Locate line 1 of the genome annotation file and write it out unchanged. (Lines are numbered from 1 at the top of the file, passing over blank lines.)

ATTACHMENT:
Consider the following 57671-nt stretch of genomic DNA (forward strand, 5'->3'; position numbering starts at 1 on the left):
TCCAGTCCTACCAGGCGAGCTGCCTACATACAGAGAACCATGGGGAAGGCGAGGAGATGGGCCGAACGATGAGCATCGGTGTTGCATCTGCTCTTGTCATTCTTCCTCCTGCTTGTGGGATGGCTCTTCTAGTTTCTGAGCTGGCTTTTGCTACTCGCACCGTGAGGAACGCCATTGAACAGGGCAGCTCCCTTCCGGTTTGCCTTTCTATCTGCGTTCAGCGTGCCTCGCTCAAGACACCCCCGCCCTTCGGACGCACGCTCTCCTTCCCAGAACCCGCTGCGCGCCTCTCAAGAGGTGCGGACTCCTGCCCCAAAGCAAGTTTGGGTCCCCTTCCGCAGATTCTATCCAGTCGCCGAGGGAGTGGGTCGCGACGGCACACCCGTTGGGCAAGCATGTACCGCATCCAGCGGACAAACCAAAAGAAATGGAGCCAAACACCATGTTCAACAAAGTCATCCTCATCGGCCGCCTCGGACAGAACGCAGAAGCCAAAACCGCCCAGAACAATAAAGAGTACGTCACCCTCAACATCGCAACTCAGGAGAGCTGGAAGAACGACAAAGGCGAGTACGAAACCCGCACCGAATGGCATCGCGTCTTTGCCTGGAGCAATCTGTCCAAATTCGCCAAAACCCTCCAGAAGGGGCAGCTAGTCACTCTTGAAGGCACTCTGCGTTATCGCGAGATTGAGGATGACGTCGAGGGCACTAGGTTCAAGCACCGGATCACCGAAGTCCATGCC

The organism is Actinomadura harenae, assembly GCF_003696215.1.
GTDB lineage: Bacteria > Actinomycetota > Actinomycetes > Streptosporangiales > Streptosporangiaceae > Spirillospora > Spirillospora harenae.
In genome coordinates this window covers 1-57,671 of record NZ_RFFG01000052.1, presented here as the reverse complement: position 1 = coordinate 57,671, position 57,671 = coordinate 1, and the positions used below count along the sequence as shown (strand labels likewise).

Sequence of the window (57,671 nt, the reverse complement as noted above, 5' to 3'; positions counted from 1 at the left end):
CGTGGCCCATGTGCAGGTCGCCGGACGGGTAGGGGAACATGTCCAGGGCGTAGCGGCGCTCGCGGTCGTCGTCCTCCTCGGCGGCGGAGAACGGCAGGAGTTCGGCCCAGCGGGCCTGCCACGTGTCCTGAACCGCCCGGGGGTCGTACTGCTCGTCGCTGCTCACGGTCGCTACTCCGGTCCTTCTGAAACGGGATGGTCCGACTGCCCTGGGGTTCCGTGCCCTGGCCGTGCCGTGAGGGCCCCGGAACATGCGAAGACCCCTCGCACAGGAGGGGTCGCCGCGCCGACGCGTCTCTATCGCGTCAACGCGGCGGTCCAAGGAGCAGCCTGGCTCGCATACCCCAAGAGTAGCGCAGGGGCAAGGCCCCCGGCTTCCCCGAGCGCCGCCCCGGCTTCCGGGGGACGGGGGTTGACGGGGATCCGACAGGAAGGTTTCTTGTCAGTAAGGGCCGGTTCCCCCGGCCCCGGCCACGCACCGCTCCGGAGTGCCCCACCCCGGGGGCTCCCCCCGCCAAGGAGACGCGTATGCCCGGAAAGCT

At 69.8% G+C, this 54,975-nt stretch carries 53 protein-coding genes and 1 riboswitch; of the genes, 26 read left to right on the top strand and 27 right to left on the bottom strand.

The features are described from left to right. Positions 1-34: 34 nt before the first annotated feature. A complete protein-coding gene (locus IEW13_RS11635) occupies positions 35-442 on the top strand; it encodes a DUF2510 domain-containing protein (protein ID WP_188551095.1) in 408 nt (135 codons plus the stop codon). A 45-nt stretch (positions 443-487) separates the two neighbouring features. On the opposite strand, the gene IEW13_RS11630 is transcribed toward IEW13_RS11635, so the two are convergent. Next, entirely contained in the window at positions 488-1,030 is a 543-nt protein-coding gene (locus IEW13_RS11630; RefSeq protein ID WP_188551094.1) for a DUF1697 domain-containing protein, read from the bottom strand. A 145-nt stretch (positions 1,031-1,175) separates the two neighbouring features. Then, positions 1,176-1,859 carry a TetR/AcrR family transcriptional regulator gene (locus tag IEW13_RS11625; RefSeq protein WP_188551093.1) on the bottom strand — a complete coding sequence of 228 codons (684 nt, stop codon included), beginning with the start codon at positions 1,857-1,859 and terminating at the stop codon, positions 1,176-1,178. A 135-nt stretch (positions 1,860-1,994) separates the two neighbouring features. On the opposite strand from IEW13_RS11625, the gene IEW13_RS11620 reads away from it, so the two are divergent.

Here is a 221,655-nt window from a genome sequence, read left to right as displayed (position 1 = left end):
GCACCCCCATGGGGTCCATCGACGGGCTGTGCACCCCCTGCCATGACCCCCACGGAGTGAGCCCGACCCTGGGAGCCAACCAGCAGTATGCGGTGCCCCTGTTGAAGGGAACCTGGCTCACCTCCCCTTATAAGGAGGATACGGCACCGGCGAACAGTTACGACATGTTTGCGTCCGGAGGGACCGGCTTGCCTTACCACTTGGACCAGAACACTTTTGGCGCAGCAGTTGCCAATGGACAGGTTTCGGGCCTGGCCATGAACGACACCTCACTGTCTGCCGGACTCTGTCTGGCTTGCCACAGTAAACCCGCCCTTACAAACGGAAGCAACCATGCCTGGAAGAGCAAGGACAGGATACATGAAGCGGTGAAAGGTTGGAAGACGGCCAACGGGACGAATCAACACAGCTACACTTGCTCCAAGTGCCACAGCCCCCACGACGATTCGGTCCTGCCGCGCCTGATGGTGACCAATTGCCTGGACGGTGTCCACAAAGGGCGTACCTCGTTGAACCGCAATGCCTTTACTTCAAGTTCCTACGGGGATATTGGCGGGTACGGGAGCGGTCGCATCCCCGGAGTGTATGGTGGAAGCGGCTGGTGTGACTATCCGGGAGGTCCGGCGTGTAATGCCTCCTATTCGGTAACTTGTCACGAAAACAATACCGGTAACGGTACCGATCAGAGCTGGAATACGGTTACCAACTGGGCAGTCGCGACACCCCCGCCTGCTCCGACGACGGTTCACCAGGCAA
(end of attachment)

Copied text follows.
Consider the following 57671-nt stretch of genomic DNA (forward strand, 5'->3'; position numbering starts at 1 on the left):